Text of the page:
She went on to explain that she had just graduated from Bezalel Academy of Art and Design and had recently begun teaching art in school, to 7–10-year-olds. And she loved it. Their creativity is limitless!

In response I asked, They say all children are creative. But not all adults. When do we lose this? And why?

Ahhhh, she sighed, I studied this. The height of creativity is at 10-years-old. But really it starts to change in the teenage years. When reason enters. When children want answers. When their world becomes black and white.

Like your shop? I asked.

She smiled, seeing the irony. I told her I was a poet and she showed me a wall of journals all with different titles: Poetry, Writing, Inspiration. I picked up the one that read Poetry and it felt inviting, just waiting for words to be written.

We chatted a bit more and I bought a gift for a friend and as I walked out, back into the horn-honking city streets, I found myself reflecting on the question of children and creativity. On comfort with mystery. On living in the world of make-believe. On living with bewilderment.

In her essay “Bewilderment”, writer Fanny Howe defines bewilderment as an enchantment that follows a complete collapse of reference and reconcilability…it cracks open the dialectic and sees myriads all at once.

Bewilderment says, life greet me with your inconsistencies, complexities, mysteries. And may I find beauty in sitting with the conversations that arise.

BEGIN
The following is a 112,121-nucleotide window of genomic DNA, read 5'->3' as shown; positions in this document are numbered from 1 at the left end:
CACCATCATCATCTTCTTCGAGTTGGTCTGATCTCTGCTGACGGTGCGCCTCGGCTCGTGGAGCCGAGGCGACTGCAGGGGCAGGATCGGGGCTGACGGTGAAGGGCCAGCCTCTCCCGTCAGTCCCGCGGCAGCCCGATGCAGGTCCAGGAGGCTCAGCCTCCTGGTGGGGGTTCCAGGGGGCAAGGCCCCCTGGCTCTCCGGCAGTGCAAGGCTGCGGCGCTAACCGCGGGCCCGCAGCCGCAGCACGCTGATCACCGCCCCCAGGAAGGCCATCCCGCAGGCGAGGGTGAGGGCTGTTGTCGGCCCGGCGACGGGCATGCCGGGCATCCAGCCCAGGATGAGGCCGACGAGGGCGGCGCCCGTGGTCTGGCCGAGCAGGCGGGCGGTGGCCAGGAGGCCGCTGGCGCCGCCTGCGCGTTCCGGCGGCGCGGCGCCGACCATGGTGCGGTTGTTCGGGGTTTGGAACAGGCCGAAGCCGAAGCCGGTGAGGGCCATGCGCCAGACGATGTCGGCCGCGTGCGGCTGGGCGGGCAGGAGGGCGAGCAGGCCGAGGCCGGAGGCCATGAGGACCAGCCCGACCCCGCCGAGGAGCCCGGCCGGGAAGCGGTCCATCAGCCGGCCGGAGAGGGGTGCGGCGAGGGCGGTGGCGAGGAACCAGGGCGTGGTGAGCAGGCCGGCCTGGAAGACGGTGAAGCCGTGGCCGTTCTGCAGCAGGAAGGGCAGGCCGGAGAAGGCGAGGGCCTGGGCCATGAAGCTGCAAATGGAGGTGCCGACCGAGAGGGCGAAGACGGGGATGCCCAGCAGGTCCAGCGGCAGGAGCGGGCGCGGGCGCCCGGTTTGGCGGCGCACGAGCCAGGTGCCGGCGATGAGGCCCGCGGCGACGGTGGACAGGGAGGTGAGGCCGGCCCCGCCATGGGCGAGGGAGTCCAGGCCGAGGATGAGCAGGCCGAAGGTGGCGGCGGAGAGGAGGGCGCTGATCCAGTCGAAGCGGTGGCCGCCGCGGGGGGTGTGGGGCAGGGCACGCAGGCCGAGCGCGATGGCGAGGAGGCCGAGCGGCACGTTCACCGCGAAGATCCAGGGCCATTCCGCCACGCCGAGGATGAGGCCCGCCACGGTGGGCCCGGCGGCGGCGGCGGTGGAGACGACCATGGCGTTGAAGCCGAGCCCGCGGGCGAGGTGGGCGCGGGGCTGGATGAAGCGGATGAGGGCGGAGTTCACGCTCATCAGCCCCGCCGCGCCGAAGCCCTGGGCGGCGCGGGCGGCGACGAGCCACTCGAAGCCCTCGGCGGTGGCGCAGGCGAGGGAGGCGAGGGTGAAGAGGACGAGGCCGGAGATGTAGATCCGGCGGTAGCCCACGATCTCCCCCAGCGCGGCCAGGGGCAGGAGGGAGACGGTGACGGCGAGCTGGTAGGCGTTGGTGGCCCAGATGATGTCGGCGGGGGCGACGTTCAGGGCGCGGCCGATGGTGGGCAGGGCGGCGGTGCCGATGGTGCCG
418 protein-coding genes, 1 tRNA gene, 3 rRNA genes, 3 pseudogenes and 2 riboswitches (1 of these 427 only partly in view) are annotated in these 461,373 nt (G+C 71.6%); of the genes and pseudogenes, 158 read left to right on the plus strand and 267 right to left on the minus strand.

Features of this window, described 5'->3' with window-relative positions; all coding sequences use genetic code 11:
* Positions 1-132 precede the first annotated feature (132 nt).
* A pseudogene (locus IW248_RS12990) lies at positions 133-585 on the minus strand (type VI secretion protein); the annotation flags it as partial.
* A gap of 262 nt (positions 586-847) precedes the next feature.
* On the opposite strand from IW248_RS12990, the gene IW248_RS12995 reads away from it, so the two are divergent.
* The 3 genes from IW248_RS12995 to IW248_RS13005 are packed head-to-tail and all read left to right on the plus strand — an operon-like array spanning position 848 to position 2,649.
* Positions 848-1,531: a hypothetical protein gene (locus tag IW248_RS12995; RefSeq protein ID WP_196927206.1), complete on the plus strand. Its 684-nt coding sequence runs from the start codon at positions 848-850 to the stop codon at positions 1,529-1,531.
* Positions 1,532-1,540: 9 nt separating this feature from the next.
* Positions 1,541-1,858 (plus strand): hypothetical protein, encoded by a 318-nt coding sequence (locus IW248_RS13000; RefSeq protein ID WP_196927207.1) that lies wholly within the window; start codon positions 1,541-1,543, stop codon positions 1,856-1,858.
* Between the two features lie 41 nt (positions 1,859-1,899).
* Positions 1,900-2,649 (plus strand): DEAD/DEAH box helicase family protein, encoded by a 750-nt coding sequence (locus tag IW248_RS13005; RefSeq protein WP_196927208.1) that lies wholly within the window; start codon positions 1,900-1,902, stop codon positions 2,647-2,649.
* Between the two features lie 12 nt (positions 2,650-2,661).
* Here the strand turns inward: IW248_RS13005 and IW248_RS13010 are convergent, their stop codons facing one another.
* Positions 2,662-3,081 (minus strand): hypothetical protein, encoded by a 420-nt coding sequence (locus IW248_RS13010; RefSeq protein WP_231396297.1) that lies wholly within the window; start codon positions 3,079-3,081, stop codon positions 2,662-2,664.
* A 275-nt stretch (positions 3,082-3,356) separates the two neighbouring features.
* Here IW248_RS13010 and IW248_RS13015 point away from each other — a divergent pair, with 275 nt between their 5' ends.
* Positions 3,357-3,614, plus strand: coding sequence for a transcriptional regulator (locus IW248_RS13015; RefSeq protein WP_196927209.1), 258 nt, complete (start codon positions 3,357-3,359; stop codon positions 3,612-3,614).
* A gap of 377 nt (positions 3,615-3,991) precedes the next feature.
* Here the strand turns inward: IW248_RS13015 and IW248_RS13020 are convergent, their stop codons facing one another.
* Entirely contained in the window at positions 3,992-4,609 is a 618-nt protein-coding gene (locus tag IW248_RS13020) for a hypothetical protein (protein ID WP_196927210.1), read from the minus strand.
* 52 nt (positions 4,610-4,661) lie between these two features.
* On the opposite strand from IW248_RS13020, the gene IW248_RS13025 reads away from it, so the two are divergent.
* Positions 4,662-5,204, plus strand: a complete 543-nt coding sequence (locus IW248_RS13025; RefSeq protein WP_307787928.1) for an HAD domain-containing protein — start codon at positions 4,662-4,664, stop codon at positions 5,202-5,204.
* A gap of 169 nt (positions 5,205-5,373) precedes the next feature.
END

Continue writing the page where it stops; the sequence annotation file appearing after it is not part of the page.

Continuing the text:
Maybe we need to channel our inner child, our pre-10-year-old child. Our wonder. Poet and Marie Howe teaches her poetry students to observe ten things throughout the day and write them down. Simple things—blue chipped cup on kitchen counter, Golden Retriever puppy digging in the dirt, trash on the street that didn’t make it into the overflowing trash can, the washing machine abandoned on the sidewalk.

Just start noticing.

And maybe today it’s the puppy and the trash. And maybe tomorrow the sun shining through the rainstorm. Or the father yelling at his daughter in public. Or the way you want to cry when you are sitting at the café down the street, the café where you go every day, and today Lauryn Hill’s Zion comes on, and you remember playing that song non-stop when you found out you were pregnant with a boy. A boy they said before he was born might not be born. A boy who is now 21. And you sway back and forth singing under your breath,

…Unsure of what the balance held

I touched my belly overwhelmed

By what I had been chosen to perform

But then an angel came one day

Told me to kneel down and pray

For unto me a man child would be born

Woe this crazy circumstance

I knew his life deserved a chance

But everybody told me to be smart

‘Look at your career,’ they said

‘Lauryn, baby use your head’

But instead I chose to use my heart

Now the joy of my world is in Zion…

Zion, the name of Lauryn Hill’s first child. Zion, referring to the city of Jerusalem as well as the land of Israel. Zion, the name of a street I’ll walk down later today on my way to Hebrew class.